Marion/ West Memphis VFW hosts Memorial Day ceremony
MARION, Ark- On this Memorial Day, people across the country and here in the region honor those who put themselves first- serving our country.
A day full of tributes for veterans started early this morning as people showed up at the Crittenden Memorial Park for the annual Memorial Day celebration.
To remember those who served and sacrificed their lives for our freedom.
“It’s a great thing that we get to do to come out here to get to do to pay our respects to all these individuals that made this country great for us,” says observer and boy scout troop leader Brad Snelson.
“This is always a special place out here- it really is,” co-organizer and VFW member James Wilson said.
The event was host by the VFW Marion/ West Memphis Post 5225.
As the ceremony began, a wreathe was place in honor of their fallen military brothers and sisters. Members spoke while placing a flower on the wreathe.
While the event was brief, the message was clear: thank you to those who paid the ultimate sacrifice.
“The land of the free because of the brave,” says Vietnam and Persian Gulf War veteran and VFW member James Pulliaum. “Our fallen soldiers are the way we are able to enjoy what we do today as a society.”
Crittenden Memorial Park is the final resting place for hundreds of veterans.
The gravestone bears the military branch of those who have passed away and includes an American flag placed by a boy scout troop.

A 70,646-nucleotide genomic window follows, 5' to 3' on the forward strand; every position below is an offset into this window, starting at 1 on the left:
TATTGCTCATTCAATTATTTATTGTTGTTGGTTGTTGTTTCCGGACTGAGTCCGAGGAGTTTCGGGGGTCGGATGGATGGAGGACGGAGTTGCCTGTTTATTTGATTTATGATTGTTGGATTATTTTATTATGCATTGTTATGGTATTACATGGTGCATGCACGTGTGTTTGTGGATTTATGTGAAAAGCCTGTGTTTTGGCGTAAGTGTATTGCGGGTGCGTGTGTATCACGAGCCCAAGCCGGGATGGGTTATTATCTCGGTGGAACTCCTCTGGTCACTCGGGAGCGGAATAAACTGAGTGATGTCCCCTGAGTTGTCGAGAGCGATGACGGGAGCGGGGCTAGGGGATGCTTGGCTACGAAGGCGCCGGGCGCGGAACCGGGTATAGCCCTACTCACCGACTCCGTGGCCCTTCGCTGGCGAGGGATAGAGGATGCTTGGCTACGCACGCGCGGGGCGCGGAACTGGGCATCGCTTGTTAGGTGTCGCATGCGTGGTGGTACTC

Leader Brad Snelson says it serves as a reminder for the younger generation.
“It’s awesome to see the kids ‘oh, this guy was in World War One, this guy was in Korea.’ It helps them learn what these gentlemen and ladies have done for the country,” says Snelson.
His son agrees.
“It makes me happy they sacrificed their lives to help our country be free and the way how it is now,” Bradley Snelson says.
VFW members say while the crowd was smaller this year compared to past events, they are impressed with the turnout.
They expect more observers at their 2022 ceremony.
Their 2020 event was canceled due to the pandemic, making Monday's Memorial Day observation extra meaningful.
Multiple veterans say it’s important to keep these traditions alive.
“It’s getting lost in this day and time how soldiers have fought in the past and why we enjoy the liberties we have today,” Pulliaum says reflecting, on those who sacrificed their life.
“As the older generation passes on…it’s going to get harder and harder [be]cause, you can look around at all these memorials and, the older generation is really the ones carrying it right now,” said Wilson.
Wilson says they are working on innovative ways to help recruit members to join VFW Post 5225.
While Wilson, a Vietnam veteran drafted in 1966, and Pulliaum, a Vietnam and Persian Gulf War veteran, are worried for the next generation, Snelson says they will be there.
“We will continue to come back for as long as they have the ceremony,” he says.
Looking forward, the city of West Memphis will hold a Veterans Day parade this year.
This is the first time in 50 years the parade will take place.